Hundreds of people attended the funeral of Indian-born equal rights activist Avtar Jouhl in West Bromwich over the weekend.
Known for his lifelong campaign for equality, the veteran unionist who headed the Indian Workers’ Association (IWA), died on October 7, aged 84.
Jouhl’s son Jagwant Johal said his father was considered “one of the giants on whose shoulders we stand.”
“Most people think the streets were paved with gold but the reality was they were paved with soot from the foundries,” he said referring to his father’s anti-racism campaign.
“In honouring his legacy we need to progress matters going forward and build on those legacies that the forefathers of first-generation migration to this country of black and Asian workers achieved,” Johal said.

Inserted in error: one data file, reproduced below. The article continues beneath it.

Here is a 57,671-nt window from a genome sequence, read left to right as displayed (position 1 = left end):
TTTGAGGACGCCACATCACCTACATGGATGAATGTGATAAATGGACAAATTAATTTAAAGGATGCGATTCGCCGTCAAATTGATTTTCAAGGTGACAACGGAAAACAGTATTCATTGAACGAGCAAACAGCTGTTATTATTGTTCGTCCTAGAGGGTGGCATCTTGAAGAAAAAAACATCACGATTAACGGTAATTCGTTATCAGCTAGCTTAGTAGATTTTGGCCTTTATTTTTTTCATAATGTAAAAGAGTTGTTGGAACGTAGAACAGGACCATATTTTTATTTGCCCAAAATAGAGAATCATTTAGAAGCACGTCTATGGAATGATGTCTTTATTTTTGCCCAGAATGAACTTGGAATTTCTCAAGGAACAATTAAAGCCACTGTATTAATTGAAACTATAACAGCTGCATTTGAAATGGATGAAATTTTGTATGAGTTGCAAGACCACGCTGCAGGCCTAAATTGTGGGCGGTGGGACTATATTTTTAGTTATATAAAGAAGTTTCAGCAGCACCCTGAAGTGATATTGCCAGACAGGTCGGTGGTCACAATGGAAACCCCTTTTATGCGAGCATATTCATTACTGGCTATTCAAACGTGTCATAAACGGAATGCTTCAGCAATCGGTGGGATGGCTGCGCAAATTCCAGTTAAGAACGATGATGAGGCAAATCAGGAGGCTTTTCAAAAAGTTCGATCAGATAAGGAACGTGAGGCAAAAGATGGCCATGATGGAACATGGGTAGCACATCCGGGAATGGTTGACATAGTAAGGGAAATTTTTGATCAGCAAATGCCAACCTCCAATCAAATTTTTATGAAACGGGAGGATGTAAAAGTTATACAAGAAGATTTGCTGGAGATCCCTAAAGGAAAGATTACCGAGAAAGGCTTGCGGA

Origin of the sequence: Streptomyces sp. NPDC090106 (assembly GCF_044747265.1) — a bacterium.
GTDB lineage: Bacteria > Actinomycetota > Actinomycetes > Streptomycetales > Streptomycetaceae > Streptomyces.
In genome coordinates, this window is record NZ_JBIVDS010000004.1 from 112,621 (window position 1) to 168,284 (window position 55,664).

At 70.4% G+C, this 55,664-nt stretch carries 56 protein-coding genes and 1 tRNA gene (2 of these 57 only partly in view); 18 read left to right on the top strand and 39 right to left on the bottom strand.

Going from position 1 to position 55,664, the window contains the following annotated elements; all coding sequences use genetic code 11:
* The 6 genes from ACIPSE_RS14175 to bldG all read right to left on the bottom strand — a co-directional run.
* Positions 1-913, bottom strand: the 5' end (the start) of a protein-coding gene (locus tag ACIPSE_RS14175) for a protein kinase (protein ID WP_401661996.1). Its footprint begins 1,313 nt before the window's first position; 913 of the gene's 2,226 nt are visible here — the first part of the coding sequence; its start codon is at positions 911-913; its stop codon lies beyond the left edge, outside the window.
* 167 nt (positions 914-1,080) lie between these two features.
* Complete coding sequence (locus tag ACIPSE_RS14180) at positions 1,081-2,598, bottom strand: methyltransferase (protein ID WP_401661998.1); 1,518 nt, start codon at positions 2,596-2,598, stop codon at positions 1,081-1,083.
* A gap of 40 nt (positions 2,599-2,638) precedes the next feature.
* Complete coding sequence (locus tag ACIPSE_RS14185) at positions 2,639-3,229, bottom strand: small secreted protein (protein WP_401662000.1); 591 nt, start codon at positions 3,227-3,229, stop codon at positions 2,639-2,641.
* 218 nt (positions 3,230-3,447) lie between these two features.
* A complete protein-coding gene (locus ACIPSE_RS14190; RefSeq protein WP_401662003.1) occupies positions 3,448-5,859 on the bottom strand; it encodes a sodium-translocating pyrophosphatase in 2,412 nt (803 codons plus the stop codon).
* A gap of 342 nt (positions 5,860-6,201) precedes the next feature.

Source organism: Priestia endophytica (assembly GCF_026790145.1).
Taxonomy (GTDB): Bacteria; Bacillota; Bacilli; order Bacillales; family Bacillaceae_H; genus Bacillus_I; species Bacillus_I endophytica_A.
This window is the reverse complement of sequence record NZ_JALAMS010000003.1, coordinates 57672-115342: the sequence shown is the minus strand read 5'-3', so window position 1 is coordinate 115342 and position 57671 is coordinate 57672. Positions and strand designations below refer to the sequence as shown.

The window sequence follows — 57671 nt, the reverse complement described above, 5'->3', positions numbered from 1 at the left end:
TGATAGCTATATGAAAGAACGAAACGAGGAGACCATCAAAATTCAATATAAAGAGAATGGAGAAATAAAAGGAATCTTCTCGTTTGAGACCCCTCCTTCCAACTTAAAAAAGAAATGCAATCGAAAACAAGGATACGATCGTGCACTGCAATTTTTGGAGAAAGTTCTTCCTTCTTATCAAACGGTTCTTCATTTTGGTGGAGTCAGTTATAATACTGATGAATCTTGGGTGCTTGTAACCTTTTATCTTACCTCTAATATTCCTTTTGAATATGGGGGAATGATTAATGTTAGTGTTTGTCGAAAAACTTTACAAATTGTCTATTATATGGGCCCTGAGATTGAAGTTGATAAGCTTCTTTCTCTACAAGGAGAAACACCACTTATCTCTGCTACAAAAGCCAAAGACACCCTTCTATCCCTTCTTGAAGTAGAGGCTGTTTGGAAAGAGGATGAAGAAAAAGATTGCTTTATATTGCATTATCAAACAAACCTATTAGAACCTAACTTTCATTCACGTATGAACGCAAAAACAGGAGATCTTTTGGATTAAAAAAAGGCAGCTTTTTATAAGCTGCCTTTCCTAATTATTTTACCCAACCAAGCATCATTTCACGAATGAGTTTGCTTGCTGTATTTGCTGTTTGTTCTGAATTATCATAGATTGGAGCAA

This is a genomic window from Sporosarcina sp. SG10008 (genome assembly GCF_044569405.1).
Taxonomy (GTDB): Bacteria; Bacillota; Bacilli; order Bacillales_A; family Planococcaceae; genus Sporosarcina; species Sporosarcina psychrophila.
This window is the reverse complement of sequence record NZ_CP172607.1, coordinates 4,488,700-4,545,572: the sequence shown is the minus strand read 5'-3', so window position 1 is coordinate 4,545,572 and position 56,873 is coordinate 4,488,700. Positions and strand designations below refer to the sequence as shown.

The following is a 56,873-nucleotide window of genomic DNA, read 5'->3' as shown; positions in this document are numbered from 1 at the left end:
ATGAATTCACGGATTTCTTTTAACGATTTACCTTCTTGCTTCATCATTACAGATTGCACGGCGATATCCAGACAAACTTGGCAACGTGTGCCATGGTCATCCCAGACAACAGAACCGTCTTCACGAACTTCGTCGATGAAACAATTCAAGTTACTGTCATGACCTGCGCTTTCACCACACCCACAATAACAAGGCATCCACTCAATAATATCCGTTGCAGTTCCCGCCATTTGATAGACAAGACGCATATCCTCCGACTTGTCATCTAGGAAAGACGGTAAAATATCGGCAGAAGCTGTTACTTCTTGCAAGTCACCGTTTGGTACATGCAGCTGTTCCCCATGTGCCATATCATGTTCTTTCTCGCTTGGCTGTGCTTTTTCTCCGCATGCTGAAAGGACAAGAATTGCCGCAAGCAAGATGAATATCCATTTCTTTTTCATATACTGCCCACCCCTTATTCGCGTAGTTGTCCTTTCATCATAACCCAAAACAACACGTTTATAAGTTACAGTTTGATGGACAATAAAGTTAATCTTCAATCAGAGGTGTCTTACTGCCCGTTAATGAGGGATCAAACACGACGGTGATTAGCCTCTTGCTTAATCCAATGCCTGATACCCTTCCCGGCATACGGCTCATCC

Jouhl was born in 1937 in a village in India’s Punjab which was known for its communist activities before the country’s independence.
He came to the UK to study at the London School of Economics and then worked at a foundry in Smethwick, a place then known for racial tensions. He then joined the IWA and stepped up his efforts to bring together his colleagues of Indian and African-Caribbean backgrounds.
He famously invited American activist Malcolm X to witness racial segregation in a drinking facility in Smethwick in 1965.
In his fight against racial discrimination, Jouhl organised marches and strikes for workers’ rights. He also campaigned to end separate toilet systems for Europeans and Asians.
Jouhl was awarded OBE in 2000 in recognition of his services to community relations and trade unionism.
Several people mourned his death. Activist Salma Yaqoob said in a condolence message, “may we continue his amazing legacy to combat injustice.”